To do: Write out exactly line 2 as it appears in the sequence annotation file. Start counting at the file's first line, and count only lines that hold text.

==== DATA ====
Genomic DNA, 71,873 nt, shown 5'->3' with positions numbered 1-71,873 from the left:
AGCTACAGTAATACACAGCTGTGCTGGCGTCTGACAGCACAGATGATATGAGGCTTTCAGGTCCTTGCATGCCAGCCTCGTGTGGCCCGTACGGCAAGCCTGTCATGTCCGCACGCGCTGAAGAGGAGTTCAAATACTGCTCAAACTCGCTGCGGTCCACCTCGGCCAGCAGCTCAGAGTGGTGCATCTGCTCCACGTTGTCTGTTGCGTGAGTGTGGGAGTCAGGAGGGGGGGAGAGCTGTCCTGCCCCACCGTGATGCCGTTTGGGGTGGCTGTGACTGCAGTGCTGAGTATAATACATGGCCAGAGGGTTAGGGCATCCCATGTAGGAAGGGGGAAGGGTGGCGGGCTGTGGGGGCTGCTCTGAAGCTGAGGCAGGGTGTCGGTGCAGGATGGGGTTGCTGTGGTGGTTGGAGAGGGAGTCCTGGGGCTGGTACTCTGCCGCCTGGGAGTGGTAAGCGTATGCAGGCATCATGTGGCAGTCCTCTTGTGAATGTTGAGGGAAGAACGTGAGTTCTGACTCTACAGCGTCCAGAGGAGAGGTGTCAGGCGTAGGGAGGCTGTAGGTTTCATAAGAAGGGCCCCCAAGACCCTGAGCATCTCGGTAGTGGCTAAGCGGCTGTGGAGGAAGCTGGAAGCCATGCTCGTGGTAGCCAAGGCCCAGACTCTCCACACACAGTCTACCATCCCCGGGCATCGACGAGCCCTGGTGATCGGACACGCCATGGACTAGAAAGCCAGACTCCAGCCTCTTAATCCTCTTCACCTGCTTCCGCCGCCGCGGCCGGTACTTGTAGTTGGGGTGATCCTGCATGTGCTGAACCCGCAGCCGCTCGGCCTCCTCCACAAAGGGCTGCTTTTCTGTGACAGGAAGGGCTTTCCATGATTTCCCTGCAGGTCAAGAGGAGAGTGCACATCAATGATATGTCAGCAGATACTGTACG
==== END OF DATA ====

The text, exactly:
AGCTACAGTAATACACAGCTGTGCTGGCGTCTGACAGCACAGATGATATGAGGCTTTCAGGTCCTTGCATGCCAGCCTCGTGTGGCCCGTACGGCAAGCCTGTCATGTCCGCACGCGCTGAAGAGGAGTTCAAATACTGCTCAAACTCGCTGCGGTCCACCTCGGCCAGCAGCTCAGAGTGGTGCATCTGCTCCACGTTGTCTGTTGCGTGAGTGTGGGAGTCAGGAGGGGGGGAGAGCTGTCCTGCCCCACCGTGATGCCGTTTGGGGTGGCTGTGACTGCAGTGCTGAGTATAATACATGGCCAGAGGGTTAGGGCATCCCATGTAGGAAGGGGGAAGGGTGGCGGGCTGTGGGGGCTGCTCTGAAGCTGAGGCAGGGTGTCGGTGCAGGATGGGGTTGCTGTGGTGGTTGGAGAGGGAGTCCTGGGGCTGGTACTCTGCCGCCTGGGAGTGGTAAGCGTATGCAGGCATCATGTGGCAGTCCTCTTGTGAATGTTGAGGGAAGAACGTGAGTTCTGACTCTACAGCGTCCAGAGGAGAGGTGTCAGGCGTAGGGAGGCTGTAGGTTTCATAAGAAGGGCCCCCAAGACCCTGAGCATCTCGGTAGTGGCTAAGCGGCTGTGGAGGAAGCTGGAAGCCATGCTCGTGGTAGCCAAGGCCCAGACTCTCCACACACAGTCTACCATCCCCGGGCATCGACGAGCCCTGGTGATCGGACACGCCATGGACTAGAAAGCCAGACTCCAGCCTCTTAATCCTCTTCACCTGCTTCCGCCGCCGCGGCCGGTACTTGTAGTTGGGGTGATCCTGCATGTGCTGAACCCGCAGCCGCTCGGCCTCCTCCACAAAGGGCTGCTTTTCTGTGACAGGAAGGGCTTTCCATGATTTCCCTGCAGGTCAAGAGGAGAGTGCACATCAATGATATGTCAGCAGATACTGTACG